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Fight over hiring cops who once used drugs

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The solution, experts say, is not to be more tolerant of drugs, but to increase efforts to get a cleaner force. "The question is not whether police departments ought to be lowering standards," says Pasco, "but doing more to prevent drug use."

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Although views on drug use may be more balanced than ever before, observers say America is obsessed with illicit activities. It is an obsession they variously trace to Puritanical and Victorian streaks running through the national consciousness.

"We don't get outraged about the greenhouse effect," says Brad Mudge, a professor of popular culture at the University of Colorado at Denver. "But if somebody uses the wrong substances, or sleeps with the wrong person, we're all over it."

That puts politicians in a bind. "Our public figures, on the one hand, they get points for candor," Mr. Mudge says. "On the other hand, what they're admitting to is engaging in a practice 50 percent of Americans might be troubled by."

Honesty also may have stung police recruit Johnson. More than a dozen local departments, including Denver in years past, have rejected him as an officer candidate. This time around, the civil-service commission allowed him into the police academy on a split vote. Those who approved his application have said he deserves a second chance - he says he hasn't used illegal drugs since 1987.

"The kid was so honest it was pathetic," says Paul Torres, the Civil Service Commission's executive director. "Most [applicants] lie through their teeth. He's being punished for being honest."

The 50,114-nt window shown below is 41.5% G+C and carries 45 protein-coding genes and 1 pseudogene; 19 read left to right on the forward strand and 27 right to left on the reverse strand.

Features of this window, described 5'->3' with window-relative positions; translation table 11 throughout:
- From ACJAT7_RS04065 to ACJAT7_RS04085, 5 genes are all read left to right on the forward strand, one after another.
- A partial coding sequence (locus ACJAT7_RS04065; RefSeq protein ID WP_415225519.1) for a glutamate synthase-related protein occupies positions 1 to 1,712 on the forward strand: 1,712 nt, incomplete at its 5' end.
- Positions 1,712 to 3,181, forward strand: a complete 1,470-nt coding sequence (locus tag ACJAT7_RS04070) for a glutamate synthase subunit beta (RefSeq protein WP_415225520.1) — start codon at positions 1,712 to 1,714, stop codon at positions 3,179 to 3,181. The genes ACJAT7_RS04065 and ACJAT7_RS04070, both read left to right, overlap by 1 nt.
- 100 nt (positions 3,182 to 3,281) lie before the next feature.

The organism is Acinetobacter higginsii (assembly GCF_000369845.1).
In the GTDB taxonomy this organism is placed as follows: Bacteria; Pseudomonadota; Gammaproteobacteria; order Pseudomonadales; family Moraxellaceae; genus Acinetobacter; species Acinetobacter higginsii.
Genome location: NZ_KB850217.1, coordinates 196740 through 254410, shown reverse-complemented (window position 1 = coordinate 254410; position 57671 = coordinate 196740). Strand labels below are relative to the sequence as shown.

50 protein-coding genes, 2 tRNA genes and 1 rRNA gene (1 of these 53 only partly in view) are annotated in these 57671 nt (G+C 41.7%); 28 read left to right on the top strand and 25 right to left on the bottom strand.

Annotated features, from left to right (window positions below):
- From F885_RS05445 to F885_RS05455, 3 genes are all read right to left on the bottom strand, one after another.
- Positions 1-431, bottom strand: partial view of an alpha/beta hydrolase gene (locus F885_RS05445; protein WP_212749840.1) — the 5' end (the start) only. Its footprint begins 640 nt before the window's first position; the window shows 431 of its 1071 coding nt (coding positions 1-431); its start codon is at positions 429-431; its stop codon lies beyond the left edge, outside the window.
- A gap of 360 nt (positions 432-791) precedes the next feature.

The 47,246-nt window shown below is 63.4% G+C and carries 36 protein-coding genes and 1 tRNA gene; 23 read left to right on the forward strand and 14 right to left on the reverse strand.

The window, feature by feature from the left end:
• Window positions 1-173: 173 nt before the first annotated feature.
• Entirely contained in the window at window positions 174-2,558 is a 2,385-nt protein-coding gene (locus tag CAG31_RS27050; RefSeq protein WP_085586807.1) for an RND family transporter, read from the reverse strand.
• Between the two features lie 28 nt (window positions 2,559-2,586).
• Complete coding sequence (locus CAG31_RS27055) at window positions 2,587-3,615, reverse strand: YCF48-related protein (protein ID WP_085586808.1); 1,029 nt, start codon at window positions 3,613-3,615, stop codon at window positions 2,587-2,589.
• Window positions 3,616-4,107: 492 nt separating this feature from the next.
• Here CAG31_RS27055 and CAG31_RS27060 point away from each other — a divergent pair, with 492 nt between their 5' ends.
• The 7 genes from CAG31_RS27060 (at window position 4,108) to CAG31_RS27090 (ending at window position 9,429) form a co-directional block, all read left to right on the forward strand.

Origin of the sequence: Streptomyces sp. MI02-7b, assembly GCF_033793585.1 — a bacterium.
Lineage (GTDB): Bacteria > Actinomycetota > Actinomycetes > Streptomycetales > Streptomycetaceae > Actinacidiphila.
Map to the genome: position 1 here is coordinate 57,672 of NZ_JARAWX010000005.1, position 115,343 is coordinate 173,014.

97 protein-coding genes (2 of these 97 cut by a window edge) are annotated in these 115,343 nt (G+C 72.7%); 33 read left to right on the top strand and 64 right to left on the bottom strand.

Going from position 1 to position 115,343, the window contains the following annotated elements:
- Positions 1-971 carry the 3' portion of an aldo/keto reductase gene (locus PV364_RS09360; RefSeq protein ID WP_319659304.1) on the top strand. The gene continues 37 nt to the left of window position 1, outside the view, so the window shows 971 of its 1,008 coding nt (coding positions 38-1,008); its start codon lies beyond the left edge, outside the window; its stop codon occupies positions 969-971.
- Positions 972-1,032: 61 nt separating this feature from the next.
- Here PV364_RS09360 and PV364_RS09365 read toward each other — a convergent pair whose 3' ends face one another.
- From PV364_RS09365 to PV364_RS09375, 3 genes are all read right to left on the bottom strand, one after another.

According to the National Household Survey on Drug Abuse, overall drug use in the US remained steady in 1998. But the number of youths sampling marijuana and heroin remained at relatively high levels. The controversy in Denver, in many ways, has helped more sharply define what sort of past behavior is acceptable.

"It's important to distinguish the kinds of drugs, the length of time, and the context," says Campos. "I wouldn't have any trouble looking at an applicant for someone in a police context if they had smoked marijuana regularly up until college, but I would for someone who, post-college, was a heroin addict."

Campos's standard is similar - although a bit looser - than that used by most police departments, says Pasco, suggesting that federal, state, and law-enforcement agencies will typically overlook a handful of youthful experimentations with marijuana. But drug use beyond that could result in rejection.

The public is applying just about the same standard to those vying for public office, says Mudge. "Minor, recreational drug use is the limit," he says. "But politics is not that easy. You can't say you kept the high school supplied with cocaine."

(c) Copyright 2000. The Christian Science Publishing Society